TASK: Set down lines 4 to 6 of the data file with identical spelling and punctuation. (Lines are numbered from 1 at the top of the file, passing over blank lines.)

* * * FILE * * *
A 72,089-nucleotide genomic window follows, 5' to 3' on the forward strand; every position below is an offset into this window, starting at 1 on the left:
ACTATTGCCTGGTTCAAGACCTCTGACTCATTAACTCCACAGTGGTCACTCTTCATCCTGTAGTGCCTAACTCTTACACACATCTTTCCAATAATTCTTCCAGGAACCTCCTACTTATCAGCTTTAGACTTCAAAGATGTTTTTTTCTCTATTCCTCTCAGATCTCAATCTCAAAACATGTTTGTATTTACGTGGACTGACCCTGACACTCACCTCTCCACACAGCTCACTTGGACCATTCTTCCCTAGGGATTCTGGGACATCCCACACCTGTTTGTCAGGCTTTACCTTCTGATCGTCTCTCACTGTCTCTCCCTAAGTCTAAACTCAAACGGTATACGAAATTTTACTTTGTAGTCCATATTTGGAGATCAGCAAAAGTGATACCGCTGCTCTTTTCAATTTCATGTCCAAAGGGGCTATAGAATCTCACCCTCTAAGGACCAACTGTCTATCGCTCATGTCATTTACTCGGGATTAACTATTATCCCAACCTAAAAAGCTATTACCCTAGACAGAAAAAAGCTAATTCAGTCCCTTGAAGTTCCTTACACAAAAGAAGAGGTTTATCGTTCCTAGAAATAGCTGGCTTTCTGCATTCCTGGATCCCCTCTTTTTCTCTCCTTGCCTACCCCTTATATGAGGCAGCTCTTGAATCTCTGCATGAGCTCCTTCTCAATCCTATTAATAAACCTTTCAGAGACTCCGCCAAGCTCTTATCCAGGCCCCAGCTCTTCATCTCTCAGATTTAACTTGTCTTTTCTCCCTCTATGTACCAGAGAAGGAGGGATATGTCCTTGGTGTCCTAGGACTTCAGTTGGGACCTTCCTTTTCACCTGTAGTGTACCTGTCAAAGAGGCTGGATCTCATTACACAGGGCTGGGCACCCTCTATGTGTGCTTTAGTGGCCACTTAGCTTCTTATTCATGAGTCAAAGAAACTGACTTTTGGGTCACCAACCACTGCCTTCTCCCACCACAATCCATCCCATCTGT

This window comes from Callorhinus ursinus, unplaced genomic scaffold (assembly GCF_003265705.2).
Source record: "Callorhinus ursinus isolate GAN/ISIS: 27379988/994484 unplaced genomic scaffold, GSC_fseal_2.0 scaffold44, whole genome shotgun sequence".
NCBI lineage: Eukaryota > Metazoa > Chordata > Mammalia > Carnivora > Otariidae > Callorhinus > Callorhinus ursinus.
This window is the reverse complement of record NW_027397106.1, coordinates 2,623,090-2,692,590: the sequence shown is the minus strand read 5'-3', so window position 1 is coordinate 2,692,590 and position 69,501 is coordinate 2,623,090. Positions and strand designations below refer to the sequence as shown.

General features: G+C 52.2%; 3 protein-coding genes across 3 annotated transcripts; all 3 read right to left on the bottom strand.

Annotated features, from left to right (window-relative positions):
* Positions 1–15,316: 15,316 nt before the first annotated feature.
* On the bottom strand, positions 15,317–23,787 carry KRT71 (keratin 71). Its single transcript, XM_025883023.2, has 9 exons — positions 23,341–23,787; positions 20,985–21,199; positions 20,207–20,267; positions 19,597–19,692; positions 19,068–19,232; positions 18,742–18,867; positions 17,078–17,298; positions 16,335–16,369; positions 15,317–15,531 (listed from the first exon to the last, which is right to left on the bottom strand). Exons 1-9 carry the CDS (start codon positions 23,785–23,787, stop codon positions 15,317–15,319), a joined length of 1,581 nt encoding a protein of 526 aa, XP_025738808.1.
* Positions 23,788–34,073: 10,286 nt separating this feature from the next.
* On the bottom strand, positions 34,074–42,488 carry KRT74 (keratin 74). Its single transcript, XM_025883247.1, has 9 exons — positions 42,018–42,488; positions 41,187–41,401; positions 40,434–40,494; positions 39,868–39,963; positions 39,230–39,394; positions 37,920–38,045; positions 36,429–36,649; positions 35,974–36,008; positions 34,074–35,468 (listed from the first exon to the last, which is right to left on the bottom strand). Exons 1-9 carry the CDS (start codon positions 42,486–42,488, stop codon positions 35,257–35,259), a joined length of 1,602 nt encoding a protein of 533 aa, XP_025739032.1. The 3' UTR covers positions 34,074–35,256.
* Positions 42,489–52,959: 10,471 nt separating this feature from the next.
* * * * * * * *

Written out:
Source record: "Callorhinus ursinus isolate GAN/ISIS: 27379988/994484 unplaced genomic scaffold, GSC_fseal_2.0 scaffold44, whole genome shotgun sequence".
NCBI lineage: Eukaryota > Metazoa > Chordata > Mammalia > Carnivora > Otariidae > Callorhinus > Callorhinus ursinus.
This window is the reverse complement of record NW_027397106.1, coordinates 2,623,090-2,692,590: the sequence shown is the minus strand read 5'-3', so window position 1 is coordinate 2,692,590 and position 69,501 is coordinate 2,623,090. Positions and strand designations below refer to the sequence as shown.